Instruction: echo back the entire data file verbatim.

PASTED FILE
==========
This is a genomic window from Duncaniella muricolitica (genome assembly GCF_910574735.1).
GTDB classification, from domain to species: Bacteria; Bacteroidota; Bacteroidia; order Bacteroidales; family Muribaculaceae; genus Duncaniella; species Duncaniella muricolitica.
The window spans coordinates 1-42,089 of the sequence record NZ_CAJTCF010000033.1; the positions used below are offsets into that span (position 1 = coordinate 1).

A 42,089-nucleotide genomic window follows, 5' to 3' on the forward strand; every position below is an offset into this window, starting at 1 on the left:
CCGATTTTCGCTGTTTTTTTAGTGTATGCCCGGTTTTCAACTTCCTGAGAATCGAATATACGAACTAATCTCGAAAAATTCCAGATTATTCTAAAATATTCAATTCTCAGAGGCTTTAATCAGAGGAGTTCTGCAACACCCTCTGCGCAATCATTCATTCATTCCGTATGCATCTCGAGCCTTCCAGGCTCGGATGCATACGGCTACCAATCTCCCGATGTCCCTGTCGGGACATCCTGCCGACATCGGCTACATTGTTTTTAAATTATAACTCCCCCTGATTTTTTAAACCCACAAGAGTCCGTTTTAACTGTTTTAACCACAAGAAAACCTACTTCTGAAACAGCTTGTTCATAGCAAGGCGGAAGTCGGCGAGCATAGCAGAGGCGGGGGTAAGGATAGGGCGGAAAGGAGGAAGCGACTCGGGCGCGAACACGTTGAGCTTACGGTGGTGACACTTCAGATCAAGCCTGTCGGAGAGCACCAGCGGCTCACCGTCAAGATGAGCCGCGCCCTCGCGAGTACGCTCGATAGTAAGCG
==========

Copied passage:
This is a genomic window from Duncaniella muricolitica (genome assembly GCF_910574735.1).
GTDB classification, from domain to species: Bacteria; Bacteroidota; Bacteroidia; order Bacteroidales; family Muribaculaceae; genus Duncaniella; species Duncaniella muricolitica.
The window spans coordinates 1-42,089 of the sequence record NZ_CAJTCF010000033.1; the positions used below are offsets into that span (position 1 = coordinate 1).

A 42,089-nucleotide genomic window follows, 5' to 3' on the forward strand; every position below is an offset into this window, starting at 1 on the left:
CCGATTTTCGCTGTTTTTTTAGTGTATGCCCGGTTTTCAACTTCCTGAGAATCGAATATACGAACTAATCTCGAAAAATTCCAGATTATTCTAAAATATTCAATTCTCAGAGGCTTTAATCAGAGGAGTTCTGCAACACCCTCTGCGCAATCATTCATTCATTCCGTATGCATCTCGAGCCTTCCAGGCTCGGATGCATACGGCTACCAATCTCCCGATGTCCCTGTCGGGACATCCTGCCGACATCGGCTACATTGTTTTTAAATTATAACTCCCCCTGATTTTTTAAACCCACAAGAGTCCGTTTTAACTGTTTTAACCACAAGAAAACCTACTTCTGAAACAGCTTGTTCATAGCAAGGCGGAAGTCGGCGAGCATAGCAGAGGCGGGGGTAAGGATAGGGCGGAAAGGAGGAAGCGACTCGGGCGCGAACACGTTGAGCTTACGGTGGTGACACTTCAGATCAAGCCTGTCGGAGAGCACCAGCGGCTCACCGTCAAGATGAGCCGCGCCCTCGCGAGTACGCTCGATAGTAAGCG